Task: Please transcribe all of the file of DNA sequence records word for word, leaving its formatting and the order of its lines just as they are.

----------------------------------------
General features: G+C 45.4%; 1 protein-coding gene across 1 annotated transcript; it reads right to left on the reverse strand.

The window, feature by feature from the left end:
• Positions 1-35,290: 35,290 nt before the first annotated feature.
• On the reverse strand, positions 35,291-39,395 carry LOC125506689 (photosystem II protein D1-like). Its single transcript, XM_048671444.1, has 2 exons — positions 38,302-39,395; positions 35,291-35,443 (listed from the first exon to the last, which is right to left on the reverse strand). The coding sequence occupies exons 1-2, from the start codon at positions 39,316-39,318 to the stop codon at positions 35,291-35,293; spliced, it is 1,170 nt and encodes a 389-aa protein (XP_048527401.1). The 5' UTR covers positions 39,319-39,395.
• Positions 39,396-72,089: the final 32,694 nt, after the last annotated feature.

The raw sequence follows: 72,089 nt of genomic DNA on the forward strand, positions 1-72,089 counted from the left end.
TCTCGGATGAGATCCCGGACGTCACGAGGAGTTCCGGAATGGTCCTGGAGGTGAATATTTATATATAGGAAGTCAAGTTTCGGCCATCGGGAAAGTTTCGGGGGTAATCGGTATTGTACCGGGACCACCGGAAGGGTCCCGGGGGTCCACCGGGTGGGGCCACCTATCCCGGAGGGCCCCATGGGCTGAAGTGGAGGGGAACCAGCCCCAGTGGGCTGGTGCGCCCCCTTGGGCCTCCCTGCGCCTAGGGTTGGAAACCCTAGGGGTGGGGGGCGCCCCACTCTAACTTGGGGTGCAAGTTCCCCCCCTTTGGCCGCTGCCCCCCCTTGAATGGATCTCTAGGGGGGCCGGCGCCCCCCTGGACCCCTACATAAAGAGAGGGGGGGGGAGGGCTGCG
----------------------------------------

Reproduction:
General features: G+C 45.4%; 1 protein-coding gene across 1 annotated transcript; it reads right to left on the reverse strand.

The window, feature by feature from the left end:
• Positions 1-35,290: 35,290 nt before the first annotated feature.
• On the reverse strand, positions 35,291-39,395 carry LOC125506689 (photosystem II protein D1-like). Its single transcript, XM_048671444.1, has 2 exons — positions 38,302-39,395; positions 35,291-35,443 (listed from the first exon to the last, which is right to left on the reverse strand). The coding sequence occupies exons 1-2, from the start codon at positions 39,316-39,318 to the stop codon at positions 35,291-35,293; spliced, it is 1,170 nt and encodes a 389-aa protein (XP_048527401.1). The 5' UTR covers positions 39,319-39,395.
• Positions 39,396-72,089: the final 32,694 nt, after the last annotated feature.

The raw sequence follows: 72,089 nt of genomic DNA on the forward strand, positions 1-72,089 counted from the left end.
TCTCGGATGAGATCCCGGACGTCACGAGGAGTTCCGGAATGGTCCTGGAGGTGAATATTTATATATAGGAAGTCAAGTTTCGGCCATCGGGAAAGTTTCGGGGGTAATCGGTATTGTACCGGGACCACCGGAAGGGTCCCGGGGGTCCACCGGGTGGGGCCACCTATCCCGGAGGGCCCCATGGGCTGAAGTGGAGGGGAACCAGCCCCAGTGGGCTGGTGCGCCCCCTTGGGCCTCCCTGCGCCTAGGGTTGGAAACCCTAGGGGTGGGGGGCGCCCCACTCTAACTTGGGGTGCAAGTTCCCCCCCTTTGGCCGCTGCCCCCCCTTGAATGGATCTCTAGGGGGGCCGGCGCCCCCCTGGACCCCTACATAAAGAGAGGGGGGGGGAGGGCTGCG